Victoria park Rd, Homerton, Hackney, 1988 88-8am-35-Edit_2400
Victoria park Rd, Homerton, Hackney, 1988 88-8am-35

The Three Colts Bridge leads to the Gunmakers Gate of Victoria Park, and I walked across the park to Victoria Park Road. This gothic fantasy of a building is now the Mossbourne Victoria Park Academy but was built in 1864-5 by Robert Lewis Roumieu as a French Protestant Hospital by a Huguenot charity, La Providence, who had decided to move out of earlier almshouses and hospital in Finsbury to a larger and more rural site here.

After WWII, La Providence moved to Rochester, selling the building to Roman Catholic nuns, the Faithful Companions of Jesus, and it reopened as the St Victoire Convent Girls’ Grammar School. When I made this picture it had become Cardinal Pole RC School and in 2014 was sold to be an academy school. The building is Grade II* listed.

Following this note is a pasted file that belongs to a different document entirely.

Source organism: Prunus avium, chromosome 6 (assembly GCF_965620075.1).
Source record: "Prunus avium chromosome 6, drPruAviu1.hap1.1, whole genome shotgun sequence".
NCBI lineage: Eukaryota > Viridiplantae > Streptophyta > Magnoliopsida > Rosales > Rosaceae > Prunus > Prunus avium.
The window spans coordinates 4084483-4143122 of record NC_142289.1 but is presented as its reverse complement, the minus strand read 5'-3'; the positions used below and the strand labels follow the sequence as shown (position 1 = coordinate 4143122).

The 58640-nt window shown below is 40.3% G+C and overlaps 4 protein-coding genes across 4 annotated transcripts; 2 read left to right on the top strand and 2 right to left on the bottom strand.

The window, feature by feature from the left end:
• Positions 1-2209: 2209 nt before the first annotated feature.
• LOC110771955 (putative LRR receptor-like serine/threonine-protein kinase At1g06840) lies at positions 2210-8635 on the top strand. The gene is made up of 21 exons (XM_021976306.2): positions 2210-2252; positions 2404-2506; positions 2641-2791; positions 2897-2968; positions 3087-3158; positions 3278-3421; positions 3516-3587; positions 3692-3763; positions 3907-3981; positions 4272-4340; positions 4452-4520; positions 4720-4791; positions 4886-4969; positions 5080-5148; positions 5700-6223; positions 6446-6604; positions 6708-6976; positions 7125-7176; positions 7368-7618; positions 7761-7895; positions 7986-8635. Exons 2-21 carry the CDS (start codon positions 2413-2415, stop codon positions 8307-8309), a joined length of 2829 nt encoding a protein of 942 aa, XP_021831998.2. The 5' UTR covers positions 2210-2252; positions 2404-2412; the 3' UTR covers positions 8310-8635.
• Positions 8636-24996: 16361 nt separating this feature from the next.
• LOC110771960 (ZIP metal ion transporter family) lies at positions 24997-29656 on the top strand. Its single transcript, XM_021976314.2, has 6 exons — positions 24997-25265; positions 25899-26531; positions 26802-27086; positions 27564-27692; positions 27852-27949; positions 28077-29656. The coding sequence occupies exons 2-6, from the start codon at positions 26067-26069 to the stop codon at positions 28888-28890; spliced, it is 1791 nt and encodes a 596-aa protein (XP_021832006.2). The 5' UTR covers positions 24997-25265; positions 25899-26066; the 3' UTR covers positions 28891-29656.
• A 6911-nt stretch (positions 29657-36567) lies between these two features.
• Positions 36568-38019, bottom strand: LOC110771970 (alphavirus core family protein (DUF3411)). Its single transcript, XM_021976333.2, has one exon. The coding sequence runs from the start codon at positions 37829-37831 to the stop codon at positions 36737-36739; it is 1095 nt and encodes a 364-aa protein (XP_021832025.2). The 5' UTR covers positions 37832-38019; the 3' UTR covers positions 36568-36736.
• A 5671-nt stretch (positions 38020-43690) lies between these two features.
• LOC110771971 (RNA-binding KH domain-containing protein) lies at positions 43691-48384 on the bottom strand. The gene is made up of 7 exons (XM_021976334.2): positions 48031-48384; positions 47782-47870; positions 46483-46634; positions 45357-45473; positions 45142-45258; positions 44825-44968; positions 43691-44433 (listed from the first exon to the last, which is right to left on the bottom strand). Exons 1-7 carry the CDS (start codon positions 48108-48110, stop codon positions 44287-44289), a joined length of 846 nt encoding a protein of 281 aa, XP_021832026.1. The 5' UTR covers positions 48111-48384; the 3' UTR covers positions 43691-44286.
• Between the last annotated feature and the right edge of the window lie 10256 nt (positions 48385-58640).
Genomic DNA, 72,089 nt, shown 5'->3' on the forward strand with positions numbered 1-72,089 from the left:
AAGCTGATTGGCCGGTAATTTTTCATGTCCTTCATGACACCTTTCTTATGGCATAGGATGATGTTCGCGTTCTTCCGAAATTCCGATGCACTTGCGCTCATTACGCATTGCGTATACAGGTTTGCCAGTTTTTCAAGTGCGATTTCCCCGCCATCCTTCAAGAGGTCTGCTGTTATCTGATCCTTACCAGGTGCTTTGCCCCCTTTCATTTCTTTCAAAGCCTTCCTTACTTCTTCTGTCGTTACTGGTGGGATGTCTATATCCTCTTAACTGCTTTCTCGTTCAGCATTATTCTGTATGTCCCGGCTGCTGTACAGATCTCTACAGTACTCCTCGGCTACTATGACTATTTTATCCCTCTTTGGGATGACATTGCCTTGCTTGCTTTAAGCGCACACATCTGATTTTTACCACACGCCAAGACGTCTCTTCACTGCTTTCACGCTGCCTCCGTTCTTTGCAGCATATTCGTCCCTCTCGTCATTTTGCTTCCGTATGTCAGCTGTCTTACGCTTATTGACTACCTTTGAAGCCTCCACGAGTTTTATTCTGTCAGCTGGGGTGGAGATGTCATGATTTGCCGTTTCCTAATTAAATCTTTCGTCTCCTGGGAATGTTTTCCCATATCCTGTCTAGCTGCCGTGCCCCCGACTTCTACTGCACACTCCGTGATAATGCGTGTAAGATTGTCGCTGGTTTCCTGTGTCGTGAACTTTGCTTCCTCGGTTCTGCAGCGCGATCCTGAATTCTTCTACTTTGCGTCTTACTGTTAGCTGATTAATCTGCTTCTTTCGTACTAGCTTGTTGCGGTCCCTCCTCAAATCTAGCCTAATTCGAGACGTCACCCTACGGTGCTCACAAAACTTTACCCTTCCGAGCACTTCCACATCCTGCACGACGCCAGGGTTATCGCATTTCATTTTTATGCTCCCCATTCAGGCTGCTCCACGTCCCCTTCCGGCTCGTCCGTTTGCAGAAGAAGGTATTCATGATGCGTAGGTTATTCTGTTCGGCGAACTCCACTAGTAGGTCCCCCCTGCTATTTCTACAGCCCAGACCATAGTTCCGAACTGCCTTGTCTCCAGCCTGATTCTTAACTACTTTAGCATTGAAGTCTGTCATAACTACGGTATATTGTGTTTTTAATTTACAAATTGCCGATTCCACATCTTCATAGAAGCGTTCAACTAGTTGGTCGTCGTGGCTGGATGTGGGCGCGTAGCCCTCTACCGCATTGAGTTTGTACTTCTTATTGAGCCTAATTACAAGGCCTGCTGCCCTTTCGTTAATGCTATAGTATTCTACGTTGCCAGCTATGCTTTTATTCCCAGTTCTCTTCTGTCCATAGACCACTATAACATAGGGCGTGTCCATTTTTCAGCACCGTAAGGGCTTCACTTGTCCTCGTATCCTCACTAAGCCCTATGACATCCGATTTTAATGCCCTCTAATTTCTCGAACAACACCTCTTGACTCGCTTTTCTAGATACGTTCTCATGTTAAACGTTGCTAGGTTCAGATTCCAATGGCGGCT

Terrace Rd, Church Crescent, South Hackney, Hackney, 1988 88-8am-21-Edit_2400
Terrace Rd, Church Crescent, South Hackney, Hackney, 1988 88-8am-21

These Tudor-style group of cottages are thought to have been built in 1847-8 to designs by George Wales who was the architect of Monger’s almshouses further down Church Crescent. The other houses between the two sites are more classical in design but also thought to be by Wales.

They are Grade II listed and still there and look now rather neater, with the middle property of the Tudor three having had its brickwork cleaned and looking considerably brighter. It also appears to lack the variation in colour of the darker brickwork which I find more attractive, though perhaps it looks more like when it was newly built.